Multi-decisions decision-making: In addition to wheeling and dealing, our national political bodies need a formal approach for prioritization
Joseph M. Katz Graduate School of Business
University of Pittsburgh
: Oct, 2007
: Mathematical and Computer ModellingVol.: 46- Issue: 7-8- Pages: 1001-1016
: Individuals, corporations and governments constantly face the extremely complex problem of ordering and prioritizing their numerous decisions according to urgency and importance. They need to sequence expenditures and allocate scarce resources to optimize the returns on their investments over time. Prioritization requires general and diverse economic, social, political, environmental, cultural and other criteria that reach beyond the familiar process of deciding on the best alternative in making a single decision. Decisions about decisions are more difficult as the best choice for each particular decision is often unknown requiring a large amount of time and resources to determine. There are three cases to consider: (1) the best alternative in each decision is known, (2) the best alternative in each decision is unknown, and (3) a combination of these two cases. What are the values and criteria that we need to use to prioritize the decisions themselves as the alternatives of a more general decision process? Decision-making often involves, among other things, generating alternatives, setting priorities, choosing a best alternative, allocating resources, determining requirements, predicting outcomes, designing systems, optimizing performance, insuring the stability of a system, planning, and resolving conflicts. Government decisions are even more complex than those of corporations: corporations do not have the issues with pressure from all sides that governments have, nor do they involve as much politics. And they are much more resource oriented than governments that tend to make their decisions easier with narrower constraints.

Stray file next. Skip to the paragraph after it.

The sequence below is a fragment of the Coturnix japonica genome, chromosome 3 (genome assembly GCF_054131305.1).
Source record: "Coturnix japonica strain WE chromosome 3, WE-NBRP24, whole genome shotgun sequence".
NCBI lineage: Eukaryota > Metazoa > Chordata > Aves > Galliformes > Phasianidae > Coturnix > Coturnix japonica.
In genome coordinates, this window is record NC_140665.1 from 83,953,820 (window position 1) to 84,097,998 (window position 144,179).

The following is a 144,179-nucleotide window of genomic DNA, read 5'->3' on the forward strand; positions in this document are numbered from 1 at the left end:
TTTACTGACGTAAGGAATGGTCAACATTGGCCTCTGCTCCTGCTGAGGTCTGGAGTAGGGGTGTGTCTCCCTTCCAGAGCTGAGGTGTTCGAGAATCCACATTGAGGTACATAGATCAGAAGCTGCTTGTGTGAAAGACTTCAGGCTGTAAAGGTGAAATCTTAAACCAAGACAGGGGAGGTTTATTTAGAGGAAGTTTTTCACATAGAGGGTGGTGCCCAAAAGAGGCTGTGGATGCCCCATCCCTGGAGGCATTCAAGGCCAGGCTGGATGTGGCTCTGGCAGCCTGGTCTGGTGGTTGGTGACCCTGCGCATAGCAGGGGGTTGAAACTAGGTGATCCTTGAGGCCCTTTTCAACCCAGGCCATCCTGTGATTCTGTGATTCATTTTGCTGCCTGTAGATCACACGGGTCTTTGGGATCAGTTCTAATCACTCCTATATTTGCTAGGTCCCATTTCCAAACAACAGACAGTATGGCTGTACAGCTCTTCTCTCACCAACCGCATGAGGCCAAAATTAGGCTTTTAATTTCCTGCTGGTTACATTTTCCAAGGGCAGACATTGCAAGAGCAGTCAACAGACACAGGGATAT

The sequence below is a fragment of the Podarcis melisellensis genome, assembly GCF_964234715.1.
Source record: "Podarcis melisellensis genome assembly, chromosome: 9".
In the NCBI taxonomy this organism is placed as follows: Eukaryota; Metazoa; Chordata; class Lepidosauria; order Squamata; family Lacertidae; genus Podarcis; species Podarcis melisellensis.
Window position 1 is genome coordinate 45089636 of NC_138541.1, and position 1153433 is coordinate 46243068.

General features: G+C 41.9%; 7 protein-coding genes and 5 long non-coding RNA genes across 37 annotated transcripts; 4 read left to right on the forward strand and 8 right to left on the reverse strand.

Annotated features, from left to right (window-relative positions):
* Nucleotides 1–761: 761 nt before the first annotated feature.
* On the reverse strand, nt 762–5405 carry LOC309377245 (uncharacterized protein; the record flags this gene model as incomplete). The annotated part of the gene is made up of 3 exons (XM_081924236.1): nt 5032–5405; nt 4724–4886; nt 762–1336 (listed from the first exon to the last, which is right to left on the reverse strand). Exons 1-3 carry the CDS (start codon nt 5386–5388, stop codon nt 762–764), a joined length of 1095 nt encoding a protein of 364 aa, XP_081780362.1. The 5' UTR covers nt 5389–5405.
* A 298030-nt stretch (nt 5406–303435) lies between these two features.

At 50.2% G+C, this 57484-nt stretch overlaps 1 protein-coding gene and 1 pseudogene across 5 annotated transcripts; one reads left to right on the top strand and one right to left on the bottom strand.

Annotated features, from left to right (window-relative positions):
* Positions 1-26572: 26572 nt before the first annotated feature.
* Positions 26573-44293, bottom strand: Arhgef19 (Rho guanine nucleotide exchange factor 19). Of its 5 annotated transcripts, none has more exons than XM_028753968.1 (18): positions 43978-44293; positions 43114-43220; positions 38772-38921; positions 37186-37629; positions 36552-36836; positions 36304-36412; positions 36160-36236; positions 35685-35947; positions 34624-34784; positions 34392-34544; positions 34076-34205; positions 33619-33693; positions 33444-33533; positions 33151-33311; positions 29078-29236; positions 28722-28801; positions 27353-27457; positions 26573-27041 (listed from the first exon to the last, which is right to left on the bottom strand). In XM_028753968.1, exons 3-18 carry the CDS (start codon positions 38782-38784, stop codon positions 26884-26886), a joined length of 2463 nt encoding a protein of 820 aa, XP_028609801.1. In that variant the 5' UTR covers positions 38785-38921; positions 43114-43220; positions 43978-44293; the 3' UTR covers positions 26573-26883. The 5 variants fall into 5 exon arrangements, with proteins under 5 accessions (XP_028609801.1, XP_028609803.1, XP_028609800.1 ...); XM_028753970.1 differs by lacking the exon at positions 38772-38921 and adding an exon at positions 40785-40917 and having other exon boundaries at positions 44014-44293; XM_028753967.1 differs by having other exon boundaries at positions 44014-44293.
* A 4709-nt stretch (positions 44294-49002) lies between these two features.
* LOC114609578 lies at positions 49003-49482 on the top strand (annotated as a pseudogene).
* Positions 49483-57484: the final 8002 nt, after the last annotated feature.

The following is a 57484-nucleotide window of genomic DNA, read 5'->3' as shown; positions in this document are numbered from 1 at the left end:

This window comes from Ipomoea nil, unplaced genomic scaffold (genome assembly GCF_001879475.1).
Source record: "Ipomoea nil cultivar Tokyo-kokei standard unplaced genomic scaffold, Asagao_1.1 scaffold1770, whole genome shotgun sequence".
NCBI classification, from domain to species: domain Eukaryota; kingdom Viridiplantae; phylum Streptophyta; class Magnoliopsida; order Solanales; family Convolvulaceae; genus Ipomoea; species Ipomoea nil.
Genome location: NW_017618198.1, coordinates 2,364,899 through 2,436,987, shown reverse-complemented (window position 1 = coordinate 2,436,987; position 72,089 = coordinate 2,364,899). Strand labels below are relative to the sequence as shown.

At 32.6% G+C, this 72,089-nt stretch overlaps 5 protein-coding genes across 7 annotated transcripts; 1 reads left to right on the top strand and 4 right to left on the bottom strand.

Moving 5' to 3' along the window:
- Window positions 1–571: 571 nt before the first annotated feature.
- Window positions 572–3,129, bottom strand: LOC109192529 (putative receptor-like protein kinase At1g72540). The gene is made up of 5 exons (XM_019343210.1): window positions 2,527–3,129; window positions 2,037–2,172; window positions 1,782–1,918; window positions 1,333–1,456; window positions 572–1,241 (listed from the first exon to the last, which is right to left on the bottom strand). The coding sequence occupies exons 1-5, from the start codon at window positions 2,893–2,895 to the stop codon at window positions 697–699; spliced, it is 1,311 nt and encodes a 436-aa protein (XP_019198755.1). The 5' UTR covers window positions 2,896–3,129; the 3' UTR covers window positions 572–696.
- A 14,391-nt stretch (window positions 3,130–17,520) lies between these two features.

: Decision making, Government